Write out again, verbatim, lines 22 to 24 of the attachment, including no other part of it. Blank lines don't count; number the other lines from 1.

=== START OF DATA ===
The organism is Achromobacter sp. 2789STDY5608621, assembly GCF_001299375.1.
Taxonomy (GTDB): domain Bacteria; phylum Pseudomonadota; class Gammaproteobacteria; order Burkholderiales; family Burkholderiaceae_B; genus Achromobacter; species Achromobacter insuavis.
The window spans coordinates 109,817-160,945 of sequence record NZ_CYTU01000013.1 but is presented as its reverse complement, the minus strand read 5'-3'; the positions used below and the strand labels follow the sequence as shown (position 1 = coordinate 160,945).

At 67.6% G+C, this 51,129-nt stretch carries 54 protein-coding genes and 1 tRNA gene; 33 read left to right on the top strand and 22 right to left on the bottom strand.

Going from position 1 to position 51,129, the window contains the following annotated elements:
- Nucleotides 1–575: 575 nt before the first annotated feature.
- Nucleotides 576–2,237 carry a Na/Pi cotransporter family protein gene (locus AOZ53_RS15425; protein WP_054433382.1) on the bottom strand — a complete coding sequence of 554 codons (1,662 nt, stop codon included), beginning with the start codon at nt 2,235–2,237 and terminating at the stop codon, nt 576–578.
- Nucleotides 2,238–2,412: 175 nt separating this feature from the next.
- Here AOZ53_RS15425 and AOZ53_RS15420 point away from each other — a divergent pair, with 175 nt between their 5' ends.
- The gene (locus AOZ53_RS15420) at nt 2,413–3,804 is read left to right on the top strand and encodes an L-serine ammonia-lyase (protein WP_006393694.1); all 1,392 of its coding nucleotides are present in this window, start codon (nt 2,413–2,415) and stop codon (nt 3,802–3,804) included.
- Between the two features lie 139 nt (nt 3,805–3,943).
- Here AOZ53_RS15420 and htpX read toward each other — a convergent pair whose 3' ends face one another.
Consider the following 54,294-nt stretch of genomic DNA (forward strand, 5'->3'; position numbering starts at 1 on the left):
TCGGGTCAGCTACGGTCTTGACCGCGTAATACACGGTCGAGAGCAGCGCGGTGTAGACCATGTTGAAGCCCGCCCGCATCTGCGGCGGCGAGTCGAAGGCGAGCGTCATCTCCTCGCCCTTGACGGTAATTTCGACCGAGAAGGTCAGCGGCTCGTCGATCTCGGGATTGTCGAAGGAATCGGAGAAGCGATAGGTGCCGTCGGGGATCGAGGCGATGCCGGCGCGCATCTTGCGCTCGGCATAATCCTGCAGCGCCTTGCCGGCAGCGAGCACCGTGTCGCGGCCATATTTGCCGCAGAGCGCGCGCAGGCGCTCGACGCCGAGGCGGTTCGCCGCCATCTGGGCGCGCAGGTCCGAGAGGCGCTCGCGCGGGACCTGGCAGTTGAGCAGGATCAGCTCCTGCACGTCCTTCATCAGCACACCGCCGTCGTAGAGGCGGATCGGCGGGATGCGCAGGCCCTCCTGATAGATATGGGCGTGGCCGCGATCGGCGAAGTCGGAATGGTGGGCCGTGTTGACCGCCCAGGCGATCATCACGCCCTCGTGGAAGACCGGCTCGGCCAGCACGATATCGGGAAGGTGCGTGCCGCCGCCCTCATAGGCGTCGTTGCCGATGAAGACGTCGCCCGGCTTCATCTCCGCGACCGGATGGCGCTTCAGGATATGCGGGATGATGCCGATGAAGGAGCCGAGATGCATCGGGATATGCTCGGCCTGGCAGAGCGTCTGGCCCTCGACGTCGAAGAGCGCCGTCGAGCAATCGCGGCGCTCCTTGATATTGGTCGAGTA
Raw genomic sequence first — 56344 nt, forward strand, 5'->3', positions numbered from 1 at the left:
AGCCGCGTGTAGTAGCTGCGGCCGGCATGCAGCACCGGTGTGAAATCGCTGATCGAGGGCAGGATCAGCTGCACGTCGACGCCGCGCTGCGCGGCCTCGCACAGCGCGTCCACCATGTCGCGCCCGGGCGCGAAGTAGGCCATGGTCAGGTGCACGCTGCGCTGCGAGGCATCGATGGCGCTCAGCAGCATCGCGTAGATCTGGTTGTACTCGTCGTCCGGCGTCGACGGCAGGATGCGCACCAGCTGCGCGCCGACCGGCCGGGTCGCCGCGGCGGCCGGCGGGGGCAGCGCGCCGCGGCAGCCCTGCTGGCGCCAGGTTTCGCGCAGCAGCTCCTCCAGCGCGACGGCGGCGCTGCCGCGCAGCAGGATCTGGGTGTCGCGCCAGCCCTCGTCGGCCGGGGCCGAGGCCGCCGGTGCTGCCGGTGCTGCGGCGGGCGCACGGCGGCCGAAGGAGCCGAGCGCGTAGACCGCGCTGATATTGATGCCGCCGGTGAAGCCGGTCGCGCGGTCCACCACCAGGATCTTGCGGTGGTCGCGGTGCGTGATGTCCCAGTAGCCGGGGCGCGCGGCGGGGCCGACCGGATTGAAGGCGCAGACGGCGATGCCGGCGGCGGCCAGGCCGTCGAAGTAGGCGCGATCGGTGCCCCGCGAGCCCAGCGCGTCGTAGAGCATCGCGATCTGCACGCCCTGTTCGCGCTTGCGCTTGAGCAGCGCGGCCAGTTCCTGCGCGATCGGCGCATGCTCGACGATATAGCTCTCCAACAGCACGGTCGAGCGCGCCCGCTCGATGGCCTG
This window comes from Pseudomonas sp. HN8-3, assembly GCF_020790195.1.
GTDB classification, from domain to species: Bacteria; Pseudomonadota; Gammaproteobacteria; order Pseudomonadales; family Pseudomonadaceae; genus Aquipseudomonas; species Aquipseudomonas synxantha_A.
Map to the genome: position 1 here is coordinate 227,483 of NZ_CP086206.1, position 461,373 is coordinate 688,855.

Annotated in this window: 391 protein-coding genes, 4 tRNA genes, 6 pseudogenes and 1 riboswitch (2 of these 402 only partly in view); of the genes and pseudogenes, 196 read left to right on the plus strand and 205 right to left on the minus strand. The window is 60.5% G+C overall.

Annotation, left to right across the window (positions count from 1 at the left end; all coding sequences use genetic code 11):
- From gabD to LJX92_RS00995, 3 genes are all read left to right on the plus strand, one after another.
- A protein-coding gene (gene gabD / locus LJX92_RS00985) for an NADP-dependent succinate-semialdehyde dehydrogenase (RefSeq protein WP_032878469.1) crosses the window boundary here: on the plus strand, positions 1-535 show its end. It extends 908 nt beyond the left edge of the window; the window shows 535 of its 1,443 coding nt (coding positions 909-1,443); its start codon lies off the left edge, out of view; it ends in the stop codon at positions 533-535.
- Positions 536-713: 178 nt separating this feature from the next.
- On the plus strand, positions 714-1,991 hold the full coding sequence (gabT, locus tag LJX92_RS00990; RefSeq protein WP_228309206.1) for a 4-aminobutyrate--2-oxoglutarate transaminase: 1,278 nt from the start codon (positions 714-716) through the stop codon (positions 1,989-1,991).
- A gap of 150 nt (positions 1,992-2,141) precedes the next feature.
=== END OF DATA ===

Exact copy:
- From gabD to LJX92_RS00995, 3 genes are all read left to right on the plus strand, one after another.
- A protein-coding gene (gene gabD / locus LJX92_RS00985) for an NADP-dependent succinate-semialdehyde dehydrogenase (RefSeq protein WP_032878469.1) crosses the window boundary here: on the plus strand, positions 1-535 show its end. It extends 908 nt beyond the left edge of the window; the window shows 535 of its 1,443 coding nt (coding positions 909-1,443); its start codon lies off the left edge, out of view; it ends in the stop codon at positions 533-535.
- Positions 536-713: 178 nt separating this feature from the next.